First, let’s dig into what scapular upward rotation means. When somebody raises his arm overhead, his scapula glides along the rib cage, allowing the movement to be smooth and pain free. The upper trap, lower trap, and serratus anterior work together to upwardly rotate scapula while the levator scapula, rhomboids, and pectoralis minor work to downwardly rotate the scapula back into resting position.

The thoracic spine (the upper and middle back) joins the cervical spine and extends about five inches past the bottom of the shoulder blades. It is made up of twelve vertebrae labeled T1–T12. There is another group of muscles that work to extend and rotate the thoracic spine. These muscles consist of the longissimus thoracis, iliocostalis thoracis, spinalis thoracis, semispinalis thoracis, and rotatores thoracis.

While improving scapular upward rotation and thoracic-spine extension help to improve overhead range of motion, there are other muscle groups that work against overhead range of motion if they get too tight or overactive. These muscles include the latissimus dorsi, teres major and minor, and pectoralis major and minor.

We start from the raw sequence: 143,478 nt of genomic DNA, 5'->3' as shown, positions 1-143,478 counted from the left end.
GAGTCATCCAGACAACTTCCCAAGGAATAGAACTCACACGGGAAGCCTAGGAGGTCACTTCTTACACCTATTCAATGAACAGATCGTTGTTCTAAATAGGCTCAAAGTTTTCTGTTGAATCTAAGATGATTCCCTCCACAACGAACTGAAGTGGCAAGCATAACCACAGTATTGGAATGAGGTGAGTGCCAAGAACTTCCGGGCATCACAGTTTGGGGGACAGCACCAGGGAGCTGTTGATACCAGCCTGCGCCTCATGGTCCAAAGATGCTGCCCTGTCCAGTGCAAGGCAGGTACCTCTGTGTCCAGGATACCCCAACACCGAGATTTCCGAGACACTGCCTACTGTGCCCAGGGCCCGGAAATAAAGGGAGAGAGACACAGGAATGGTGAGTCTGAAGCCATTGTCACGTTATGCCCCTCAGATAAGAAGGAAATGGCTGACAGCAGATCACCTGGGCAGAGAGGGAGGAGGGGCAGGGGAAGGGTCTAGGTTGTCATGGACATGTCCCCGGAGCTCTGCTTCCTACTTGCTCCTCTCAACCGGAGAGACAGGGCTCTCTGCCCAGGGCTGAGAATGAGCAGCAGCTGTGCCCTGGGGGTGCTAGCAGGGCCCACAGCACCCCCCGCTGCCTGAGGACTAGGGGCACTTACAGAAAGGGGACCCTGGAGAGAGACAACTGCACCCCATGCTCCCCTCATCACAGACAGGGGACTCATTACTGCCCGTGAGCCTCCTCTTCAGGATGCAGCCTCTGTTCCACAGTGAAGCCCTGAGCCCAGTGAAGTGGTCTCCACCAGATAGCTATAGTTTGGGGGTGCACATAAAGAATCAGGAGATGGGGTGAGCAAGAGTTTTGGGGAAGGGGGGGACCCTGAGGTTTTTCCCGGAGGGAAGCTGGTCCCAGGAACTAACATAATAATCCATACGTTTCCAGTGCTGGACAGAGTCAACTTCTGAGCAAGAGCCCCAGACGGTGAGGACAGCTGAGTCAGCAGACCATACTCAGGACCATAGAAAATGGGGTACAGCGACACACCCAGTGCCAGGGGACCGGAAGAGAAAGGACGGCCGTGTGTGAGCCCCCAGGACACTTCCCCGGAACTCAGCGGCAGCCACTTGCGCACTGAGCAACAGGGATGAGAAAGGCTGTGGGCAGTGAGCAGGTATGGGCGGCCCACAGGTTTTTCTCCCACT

In addition to thoracic-spine extension, the ability to rotate your thoracic spine also plays a pivotal role in throwing performance. If we lack thoracic rotation, our arms will drag to try and create separation. In addition, to make up for a lack of thoracic rotation, we will sacrifice lumbar stability to maintain an upright torso.

Scapular Upward Rotation Excercises

Serratus Wall Slide – Push away from wall to fill up upper back and get serratus engaged. Drive the inside of the shoulder blade toward the armpit.

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Yoga Push Up – Standard push up while going into a downward dog position at the top.

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Serratus Upward Jab – Drive the band out and across to activate serratus anterior and drive scapula under armpit.